MOUNT CLEMENS – In the Nov. 5 mayor's race, Laura Kropp edged out incumbent mayor Barb Dempsey by less than 200 votes, with 49.9% of the vote, according to unofficial results from the Macomb County Clerk’s Office. Kropp, 41, came away with 1,417 votes with all precincts posting results.
Dempsey has been mayor since 2005.
During her campaign, Kropp said she was committed to ensuring that every neighborhood has fair representation on city boards and commissions.
“I will work to find and encourage interested residents from diverse neighborhoods and backgrounds to serve,” she said in October.
In the race for Mount Clemens commission, four candidates were vying to be part of the governing body. The top three, Glenn Voorhess, Rashidah Hammond, and Ronald Campbell, will begin a four-year term in January. Voorhess received the most votes, with 1,643, or 26.7% of the vote. Kathleen Kelchner, meanwhile, missed out by eight votes.
Campbell, 60, is a high school government and psychology teacher. During his campaign, he said he would continue to work with city administration, helping residents who have contacted him.
Hammond, 43, in October said her top goals were to improve neighborhoods, increasing community resources and revitalizing the business district.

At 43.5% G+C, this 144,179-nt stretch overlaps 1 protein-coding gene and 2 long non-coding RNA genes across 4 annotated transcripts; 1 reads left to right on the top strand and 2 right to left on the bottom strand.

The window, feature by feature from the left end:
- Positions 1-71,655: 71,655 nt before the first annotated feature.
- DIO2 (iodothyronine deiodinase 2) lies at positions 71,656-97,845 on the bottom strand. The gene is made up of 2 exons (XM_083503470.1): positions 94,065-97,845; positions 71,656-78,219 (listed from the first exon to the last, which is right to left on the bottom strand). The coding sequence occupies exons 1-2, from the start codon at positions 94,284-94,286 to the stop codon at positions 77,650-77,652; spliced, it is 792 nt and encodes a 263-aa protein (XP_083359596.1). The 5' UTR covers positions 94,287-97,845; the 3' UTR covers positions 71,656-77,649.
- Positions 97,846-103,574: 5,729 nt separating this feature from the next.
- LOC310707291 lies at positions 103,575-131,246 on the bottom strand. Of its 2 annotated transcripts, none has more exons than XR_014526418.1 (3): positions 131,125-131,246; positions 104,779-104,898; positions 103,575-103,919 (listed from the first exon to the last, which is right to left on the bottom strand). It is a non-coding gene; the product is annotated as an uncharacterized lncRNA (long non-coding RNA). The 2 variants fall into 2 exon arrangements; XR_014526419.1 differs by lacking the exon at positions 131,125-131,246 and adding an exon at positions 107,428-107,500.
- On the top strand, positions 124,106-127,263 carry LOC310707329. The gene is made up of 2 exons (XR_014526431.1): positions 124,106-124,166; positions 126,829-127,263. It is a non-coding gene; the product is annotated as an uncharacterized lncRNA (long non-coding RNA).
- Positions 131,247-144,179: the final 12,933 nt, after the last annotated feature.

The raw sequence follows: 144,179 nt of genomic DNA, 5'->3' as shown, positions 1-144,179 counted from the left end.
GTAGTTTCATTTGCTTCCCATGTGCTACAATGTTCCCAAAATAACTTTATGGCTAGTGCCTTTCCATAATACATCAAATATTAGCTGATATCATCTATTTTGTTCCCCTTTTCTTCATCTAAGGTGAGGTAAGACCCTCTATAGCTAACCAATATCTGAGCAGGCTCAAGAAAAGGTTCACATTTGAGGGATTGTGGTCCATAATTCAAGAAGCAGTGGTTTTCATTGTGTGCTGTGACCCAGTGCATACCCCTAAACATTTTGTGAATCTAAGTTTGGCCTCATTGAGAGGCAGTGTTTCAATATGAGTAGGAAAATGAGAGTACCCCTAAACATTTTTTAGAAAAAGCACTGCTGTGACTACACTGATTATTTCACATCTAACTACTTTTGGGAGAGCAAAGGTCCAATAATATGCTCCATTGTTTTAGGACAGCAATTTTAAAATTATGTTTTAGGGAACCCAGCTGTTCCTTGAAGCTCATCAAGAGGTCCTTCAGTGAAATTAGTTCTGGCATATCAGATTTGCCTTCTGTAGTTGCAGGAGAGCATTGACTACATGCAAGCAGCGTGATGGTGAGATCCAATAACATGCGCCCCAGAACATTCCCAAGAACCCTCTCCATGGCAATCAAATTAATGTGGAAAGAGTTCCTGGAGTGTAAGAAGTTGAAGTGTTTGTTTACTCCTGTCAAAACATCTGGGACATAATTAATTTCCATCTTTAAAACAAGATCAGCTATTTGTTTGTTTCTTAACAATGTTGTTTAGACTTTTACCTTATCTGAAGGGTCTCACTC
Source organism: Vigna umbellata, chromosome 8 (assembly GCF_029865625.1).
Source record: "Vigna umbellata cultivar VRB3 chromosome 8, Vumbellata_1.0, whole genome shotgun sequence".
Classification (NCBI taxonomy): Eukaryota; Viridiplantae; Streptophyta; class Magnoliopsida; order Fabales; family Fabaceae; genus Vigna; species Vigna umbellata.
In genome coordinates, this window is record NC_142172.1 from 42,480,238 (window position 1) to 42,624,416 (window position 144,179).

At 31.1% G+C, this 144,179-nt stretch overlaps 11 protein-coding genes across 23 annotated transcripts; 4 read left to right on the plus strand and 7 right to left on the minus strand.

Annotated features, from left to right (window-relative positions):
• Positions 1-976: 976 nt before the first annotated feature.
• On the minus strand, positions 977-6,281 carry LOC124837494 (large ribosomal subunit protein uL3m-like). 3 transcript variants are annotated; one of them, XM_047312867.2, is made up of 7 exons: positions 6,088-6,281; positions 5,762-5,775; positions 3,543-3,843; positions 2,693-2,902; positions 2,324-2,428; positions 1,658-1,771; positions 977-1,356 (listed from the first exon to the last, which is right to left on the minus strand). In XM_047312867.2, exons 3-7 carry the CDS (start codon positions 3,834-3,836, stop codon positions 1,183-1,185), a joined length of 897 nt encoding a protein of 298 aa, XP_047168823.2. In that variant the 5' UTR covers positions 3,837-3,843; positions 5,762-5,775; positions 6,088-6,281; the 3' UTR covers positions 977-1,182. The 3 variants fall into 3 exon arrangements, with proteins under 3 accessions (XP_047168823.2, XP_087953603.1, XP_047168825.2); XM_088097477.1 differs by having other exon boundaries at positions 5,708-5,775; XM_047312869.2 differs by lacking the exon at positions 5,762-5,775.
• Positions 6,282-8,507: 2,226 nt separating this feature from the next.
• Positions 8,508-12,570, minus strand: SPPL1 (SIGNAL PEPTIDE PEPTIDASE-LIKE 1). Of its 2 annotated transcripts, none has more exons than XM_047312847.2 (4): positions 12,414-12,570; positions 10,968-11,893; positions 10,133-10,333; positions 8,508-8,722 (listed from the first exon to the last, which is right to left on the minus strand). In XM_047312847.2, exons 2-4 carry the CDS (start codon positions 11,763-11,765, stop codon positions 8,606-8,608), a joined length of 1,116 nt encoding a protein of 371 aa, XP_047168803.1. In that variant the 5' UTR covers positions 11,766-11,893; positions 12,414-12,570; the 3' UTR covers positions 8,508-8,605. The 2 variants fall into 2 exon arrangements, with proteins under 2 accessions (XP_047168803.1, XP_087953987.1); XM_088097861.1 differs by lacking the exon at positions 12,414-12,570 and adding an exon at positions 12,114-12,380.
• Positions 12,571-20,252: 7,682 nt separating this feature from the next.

Voorhess, 68, said last month he’ll focus on increasing sheriff coverage of all sections of the city.
In the morning Nov. 5, outside of Mount Clemens City Hall on Crocker Boulevard, voters shared who they voted for in the mayor’s race and the reasoning behind their thinking.
Resident James Kopas, who has lived in the city for almost 50 years, wants city services to remain as is. He voted for Kropp.
“Her husband has a business in Mount Clemens and he’s kept it here,” he said. “She’s really interested in putting the city back on the map and trying to get downtown revitalized.”
Kopas wants to see more done with blight issues and for the city to take care of some of the houses that are not looked after.
Tamika Markham also voted for Kropp.
“She’s a good person and a woman,” she said. “I want to give her a chance.”
Markham views road improvements as a necessity.
“The neighborhood I’m in, the streets are really bad and I’ve been out here 15 years,” she said. “That same street has been the same all those years.”
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